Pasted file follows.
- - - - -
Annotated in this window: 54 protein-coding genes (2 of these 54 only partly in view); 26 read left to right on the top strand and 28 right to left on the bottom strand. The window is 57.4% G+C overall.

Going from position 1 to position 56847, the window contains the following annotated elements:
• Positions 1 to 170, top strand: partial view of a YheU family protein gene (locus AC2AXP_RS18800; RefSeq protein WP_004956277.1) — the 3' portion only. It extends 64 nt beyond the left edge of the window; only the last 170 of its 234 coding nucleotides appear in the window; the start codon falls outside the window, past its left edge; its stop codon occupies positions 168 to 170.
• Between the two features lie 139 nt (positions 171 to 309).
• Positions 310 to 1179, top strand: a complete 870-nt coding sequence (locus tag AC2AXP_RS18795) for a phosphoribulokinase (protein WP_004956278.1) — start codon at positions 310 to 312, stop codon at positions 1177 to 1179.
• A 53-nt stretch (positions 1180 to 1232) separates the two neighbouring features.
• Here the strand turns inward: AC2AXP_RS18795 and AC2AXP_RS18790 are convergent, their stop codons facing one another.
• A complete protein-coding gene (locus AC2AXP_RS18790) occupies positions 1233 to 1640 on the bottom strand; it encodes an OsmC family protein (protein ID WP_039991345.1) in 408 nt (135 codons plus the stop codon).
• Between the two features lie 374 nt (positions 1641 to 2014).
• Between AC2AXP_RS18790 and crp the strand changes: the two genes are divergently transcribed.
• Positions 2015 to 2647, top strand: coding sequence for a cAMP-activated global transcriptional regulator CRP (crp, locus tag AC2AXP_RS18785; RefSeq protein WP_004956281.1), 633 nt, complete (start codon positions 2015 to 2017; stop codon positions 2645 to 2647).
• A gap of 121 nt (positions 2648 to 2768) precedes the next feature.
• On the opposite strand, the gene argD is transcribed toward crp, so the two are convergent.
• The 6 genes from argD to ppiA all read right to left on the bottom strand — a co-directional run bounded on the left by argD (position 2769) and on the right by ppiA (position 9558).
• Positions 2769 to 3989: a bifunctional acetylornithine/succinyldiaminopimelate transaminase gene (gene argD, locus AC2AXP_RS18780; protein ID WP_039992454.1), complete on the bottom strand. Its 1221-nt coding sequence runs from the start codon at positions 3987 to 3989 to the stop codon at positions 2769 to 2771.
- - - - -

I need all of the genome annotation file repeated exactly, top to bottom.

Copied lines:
Annotated in this window: 54 protein-coding genes (2 of these 54 only partly in view); 26 read left to right on the top strand and 28 right to left on the bottom strand. The window is 57.4% G+C overall.

Going from position 1 to position 56847, the window contains the following annotated elements:
• Positions 1 to 170, top strand: partial view of a YheU family protein gene (locus AC2AXP_RS18800; RefSeq protein WP_004956277.1) — the 3' portion only. It extends 64 nt beyond the left edge of the window; only the last 170 of its 234 coding nucleotides appear in the window; the start codon falls outside the window, past its left edge; its stop codon occupies positions 168 to 170.
• Between the two features lie 139 nt (positions 171 to 309).
• Positions 310 to 1179, top strand: a complete 870-nt coding sequence (locus tag AC2AXP_RS18795) for a phosphoribulokinase (protein WP_004956278.1) — start codon at positions 310 to 312, stop codon at positions 1177 to 1179.
• A 53-nt stretch (positions 1180 to 1232) separates the two neighbouring features.
• Here the strand turns inward: AC2AXP_RS18795 and AC2AXP_RS18790 are convergent, their stop codons facing one another.
• A complete protein-coding gene (locus AC2AXP_RS18790) occupies positions 1233 to 1640 on the bottom strand; it encodes an OsmC family protein (protein ID WP_039991345.1) in 408 nt (135 codons plus the stop codon).
• Between the two features lie 374 nt (positions 1641 to 2014).
• Between AC2AXP_RS18790 and crp the strand changes: the two genes are divergently transcribed.
• Positions 2015 to 2647, top strand: coding sequence for a cAMP-activated global transcriptional regulator CRP (crp, locus tag AC2AXP_RS18785; RefSeq protein WP_004956281.1), 633 nt, complete (start codon positions 2015 to 2017; stop codon positions 2645 to 2647).
• A gap of 121 nt (positions 2648 to 2768) precedes the next feature.
• On the opposite strand, the gene argD is transcribed toward crp, so the two are convergent.
• The 6 genes from argD to ppiA all read right to left on the bottom strand — a co-directional run bounded on the left by argD (position 2769) and on the right by ppiA (position 9558).
• Positions 2769 to 3989: a bifunctional acetylornithine/succinyldiaminopimelate transaminase gene (gene argD, locus AC2AXP_RS18780; protein ID WP_039992454.1), complete on the bottom strand. Its 1221-nt coding sequence runs from the start codon at positions 3987 to 3989 to the stop codon at positions 2769 to 2771.